There are many Theorists and Philosophies that influence early childhood education. Below you can find a list of my top picks that I have embraced when working with young children over the 20 years in the industry.

Loris Malaguzzi – The Reggio Emilia approach

The Reggio Emilia Approach began in the town of Reggio Emilia in the Emilia Romagna province of Northern Italy. Loris Malaguzzi set up the schools to reflect the parent and communities vision.


The main emphasise of the Reggio Emilia Approach to Education are that;

* Children are strong, interested, capable and curious.
* Children learn best when working with others: other children, families, educators and the community.
* Children have “the hundred languages” through which they show us what they know in many ways.
* The set up of the environment is crucial for learning.
* Educators listen to and observe the children closely, ask questions, and explore the children’s ideas through spontaneous and intentional teaching.
• Educators provide experiences that “provoke” children’s thinking and learning.
• Educators document the children’s work.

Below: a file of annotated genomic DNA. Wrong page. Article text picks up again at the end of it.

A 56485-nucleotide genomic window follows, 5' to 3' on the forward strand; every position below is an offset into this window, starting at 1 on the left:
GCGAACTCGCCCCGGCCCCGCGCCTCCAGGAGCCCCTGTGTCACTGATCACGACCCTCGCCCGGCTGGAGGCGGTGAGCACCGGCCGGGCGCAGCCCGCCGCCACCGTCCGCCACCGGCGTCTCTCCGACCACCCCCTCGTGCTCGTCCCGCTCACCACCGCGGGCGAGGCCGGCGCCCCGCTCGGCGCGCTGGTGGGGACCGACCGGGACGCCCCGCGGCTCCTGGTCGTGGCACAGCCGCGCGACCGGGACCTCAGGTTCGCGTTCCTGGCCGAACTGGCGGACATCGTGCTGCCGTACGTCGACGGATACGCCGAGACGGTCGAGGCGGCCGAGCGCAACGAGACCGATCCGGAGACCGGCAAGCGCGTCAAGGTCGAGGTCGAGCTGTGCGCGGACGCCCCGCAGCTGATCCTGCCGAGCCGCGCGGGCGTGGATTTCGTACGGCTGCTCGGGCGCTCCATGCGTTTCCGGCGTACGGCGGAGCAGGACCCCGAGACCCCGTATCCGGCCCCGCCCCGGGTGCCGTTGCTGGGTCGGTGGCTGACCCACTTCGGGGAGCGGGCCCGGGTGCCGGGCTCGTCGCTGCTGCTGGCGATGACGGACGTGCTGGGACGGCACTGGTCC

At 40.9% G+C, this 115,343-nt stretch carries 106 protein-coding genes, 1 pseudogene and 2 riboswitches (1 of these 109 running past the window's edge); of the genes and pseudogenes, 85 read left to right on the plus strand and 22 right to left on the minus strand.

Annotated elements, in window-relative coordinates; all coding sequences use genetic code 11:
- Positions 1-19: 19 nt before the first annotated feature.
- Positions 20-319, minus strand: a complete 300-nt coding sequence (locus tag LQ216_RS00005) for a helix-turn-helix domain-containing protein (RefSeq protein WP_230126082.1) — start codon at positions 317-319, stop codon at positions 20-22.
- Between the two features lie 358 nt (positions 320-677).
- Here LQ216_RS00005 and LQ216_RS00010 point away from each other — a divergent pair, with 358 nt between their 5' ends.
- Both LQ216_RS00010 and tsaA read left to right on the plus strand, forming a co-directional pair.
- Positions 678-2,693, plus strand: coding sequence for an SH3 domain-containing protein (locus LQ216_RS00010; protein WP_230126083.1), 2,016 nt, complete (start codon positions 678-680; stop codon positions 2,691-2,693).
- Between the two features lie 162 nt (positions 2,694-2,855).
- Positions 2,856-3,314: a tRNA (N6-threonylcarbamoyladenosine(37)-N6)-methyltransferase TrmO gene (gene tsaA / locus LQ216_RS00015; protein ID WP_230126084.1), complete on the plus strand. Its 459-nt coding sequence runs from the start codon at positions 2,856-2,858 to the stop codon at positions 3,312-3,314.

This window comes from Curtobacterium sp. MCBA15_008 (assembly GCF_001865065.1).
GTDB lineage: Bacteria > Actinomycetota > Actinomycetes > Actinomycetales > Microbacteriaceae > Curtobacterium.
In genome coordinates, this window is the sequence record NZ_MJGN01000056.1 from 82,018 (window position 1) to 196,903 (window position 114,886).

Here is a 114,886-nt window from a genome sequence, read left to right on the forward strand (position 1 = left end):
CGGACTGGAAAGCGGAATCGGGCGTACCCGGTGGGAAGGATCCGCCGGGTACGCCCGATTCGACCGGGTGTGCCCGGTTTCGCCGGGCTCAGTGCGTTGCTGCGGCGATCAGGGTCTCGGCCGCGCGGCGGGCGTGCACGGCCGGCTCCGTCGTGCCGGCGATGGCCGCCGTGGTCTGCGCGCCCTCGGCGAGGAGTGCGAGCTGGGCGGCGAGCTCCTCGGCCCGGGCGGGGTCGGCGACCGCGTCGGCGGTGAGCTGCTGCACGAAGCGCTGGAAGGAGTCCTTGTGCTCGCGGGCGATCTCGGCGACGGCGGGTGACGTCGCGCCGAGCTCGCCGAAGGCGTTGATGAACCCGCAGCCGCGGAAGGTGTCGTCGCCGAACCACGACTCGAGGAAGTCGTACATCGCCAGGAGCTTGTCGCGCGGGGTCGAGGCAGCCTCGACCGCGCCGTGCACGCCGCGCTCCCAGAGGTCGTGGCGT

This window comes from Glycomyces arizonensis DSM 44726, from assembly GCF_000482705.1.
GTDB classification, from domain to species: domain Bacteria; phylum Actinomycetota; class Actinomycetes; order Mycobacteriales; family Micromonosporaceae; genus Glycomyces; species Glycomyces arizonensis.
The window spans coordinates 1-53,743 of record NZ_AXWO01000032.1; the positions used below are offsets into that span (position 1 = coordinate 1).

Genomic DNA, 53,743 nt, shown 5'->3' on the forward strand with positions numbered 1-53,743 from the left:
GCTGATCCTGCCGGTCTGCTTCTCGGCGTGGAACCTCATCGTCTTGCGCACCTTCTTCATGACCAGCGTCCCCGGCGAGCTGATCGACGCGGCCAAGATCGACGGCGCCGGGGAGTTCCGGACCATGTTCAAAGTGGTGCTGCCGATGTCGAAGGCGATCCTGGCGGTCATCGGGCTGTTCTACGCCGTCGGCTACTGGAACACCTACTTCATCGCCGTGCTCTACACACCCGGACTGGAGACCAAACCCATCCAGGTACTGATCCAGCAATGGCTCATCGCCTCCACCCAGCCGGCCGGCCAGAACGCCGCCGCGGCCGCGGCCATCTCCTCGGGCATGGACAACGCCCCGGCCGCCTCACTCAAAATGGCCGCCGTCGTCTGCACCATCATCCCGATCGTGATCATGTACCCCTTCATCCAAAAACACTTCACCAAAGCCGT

• Parents and communities provide ideas and skills, which make them active participants in the children’s learning.

The Hundred Languages of Children


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Maria Montessori – The Montessori Approach

Maria Montessori was born in Italy in 1870. At the age of 28 she became the director of a school for mentally-disabled children (children with additional needs). These children were considered ineducable, however after two years under her guidance, these children, took a school examination along with normal children and passed successfully.

The main views of the Montessori Approach to Education include;

* Montessori education looks at multi-age grouping and 3 hour work periods.
* The Prepared Environment is crucial to the Montessori approach. Natural environments are important to learning.
* Educators are observers and respect the children’s abilities and that what the children are doing is considered their ‘work’.
* Work centres and environments are arranged according to subject areas, and children are free to move around the room at their own pace and with no timeframes.
* Children are given the opportunity to care for themselves, others and the environment.



Erik Erikson – 8 stages of development

Erik Erikson recognised the basic ideas of Freudian theory. Erikson believed that humans develop through their life span. The theory discusses the 8 psychosocial stages of development which humans move through during their life. These include;

* Trust versus Mistrust (0-2 years);
* Autonomy versus Shame and Doubt (3 – 7 years);
* Initiative versus Guilt (primary);
* Industry versus Inferiority;
* Identity versus Role Confusion;
* Intimacy versus Isolation;
* Generatively versus Stagnation;
* and Integrity versus Despair.

Jean Piaget – Stages of theory